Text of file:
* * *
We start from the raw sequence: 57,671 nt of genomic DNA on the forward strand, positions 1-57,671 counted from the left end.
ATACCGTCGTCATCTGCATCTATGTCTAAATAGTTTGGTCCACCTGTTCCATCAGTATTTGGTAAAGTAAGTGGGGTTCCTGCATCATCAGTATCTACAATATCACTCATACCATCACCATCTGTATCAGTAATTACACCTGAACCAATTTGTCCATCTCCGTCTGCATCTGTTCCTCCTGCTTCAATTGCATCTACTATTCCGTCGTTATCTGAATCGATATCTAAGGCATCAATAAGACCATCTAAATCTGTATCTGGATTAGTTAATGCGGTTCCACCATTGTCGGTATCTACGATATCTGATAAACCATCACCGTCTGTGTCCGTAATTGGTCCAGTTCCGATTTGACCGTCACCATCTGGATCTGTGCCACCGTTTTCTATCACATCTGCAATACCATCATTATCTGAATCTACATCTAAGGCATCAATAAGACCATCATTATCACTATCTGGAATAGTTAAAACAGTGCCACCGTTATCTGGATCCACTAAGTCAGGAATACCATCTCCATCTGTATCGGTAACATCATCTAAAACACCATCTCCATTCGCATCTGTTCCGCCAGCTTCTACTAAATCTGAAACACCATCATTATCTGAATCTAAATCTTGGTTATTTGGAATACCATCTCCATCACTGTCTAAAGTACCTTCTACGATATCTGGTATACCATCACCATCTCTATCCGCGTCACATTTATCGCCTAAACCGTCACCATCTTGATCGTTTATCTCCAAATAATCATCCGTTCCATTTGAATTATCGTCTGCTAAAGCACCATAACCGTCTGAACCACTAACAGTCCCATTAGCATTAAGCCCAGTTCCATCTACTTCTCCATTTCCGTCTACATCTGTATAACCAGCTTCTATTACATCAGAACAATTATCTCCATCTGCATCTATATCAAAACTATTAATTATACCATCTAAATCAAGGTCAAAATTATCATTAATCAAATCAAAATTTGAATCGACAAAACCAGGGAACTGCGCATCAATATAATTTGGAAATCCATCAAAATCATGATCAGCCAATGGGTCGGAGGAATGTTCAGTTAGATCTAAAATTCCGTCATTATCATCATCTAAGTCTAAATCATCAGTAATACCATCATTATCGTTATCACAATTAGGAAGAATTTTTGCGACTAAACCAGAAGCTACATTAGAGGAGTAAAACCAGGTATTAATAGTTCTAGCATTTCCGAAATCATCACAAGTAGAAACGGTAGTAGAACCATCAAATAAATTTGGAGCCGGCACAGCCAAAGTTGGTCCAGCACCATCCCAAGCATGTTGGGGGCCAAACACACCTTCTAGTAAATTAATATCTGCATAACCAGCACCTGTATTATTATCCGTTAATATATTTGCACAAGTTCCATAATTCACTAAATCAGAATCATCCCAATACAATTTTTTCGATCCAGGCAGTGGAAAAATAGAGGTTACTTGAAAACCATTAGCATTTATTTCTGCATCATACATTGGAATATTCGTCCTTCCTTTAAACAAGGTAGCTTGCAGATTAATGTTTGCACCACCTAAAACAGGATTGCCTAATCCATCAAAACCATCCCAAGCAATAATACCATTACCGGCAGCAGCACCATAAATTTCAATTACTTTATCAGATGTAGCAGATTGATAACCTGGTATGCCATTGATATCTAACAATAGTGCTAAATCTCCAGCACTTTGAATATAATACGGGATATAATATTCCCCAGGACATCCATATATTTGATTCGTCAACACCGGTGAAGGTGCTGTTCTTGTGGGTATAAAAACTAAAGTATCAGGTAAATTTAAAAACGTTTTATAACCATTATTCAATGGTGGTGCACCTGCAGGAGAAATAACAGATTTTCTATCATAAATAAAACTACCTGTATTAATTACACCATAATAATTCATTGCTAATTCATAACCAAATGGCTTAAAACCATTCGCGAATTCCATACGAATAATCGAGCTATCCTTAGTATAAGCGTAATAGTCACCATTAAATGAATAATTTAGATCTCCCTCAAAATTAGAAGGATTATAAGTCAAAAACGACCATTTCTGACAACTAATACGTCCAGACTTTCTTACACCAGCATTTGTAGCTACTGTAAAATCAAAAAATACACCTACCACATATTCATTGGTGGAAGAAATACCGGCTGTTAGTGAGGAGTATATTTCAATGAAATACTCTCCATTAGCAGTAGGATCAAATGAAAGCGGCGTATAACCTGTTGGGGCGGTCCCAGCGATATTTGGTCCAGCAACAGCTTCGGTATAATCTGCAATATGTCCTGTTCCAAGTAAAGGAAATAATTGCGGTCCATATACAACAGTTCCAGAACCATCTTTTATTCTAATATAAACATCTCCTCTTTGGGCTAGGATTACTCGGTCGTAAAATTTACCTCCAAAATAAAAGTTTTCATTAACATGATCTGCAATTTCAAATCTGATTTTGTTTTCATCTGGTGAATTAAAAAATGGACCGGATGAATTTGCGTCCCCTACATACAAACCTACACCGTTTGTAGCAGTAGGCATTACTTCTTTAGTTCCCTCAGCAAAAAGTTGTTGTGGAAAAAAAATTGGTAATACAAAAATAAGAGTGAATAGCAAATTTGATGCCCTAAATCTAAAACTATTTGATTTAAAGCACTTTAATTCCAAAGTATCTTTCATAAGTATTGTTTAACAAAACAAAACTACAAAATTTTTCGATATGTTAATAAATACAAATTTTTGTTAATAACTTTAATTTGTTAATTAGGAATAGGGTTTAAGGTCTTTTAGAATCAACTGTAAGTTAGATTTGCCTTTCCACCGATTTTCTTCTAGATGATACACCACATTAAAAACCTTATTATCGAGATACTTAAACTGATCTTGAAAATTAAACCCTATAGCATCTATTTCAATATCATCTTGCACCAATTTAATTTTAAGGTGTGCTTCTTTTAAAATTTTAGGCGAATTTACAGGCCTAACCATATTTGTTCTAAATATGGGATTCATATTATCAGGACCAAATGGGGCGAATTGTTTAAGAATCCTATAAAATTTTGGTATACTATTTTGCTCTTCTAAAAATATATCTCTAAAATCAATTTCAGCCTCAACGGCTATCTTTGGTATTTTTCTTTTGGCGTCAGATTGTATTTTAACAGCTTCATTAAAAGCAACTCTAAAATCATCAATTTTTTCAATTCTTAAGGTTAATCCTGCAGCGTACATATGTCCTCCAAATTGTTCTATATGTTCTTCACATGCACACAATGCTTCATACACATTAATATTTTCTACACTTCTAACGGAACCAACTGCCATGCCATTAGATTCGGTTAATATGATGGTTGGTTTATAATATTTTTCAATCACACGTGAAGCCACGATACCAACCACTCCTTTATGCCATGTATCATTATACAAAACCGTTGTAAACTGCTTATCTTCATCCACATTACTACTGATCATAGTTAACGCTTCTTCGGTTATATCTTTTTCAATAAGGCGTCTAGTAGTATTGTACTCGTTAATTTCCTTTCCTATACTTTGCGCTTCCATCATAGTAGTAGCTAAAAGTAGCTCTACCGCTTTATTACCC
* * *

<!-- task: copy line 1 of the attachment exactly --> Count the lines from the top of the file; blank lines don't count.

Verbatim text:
We start from the raw sequence: 57,671 nt of genomic DNA on the forward strand, positions 1-57,671 counted from the left end.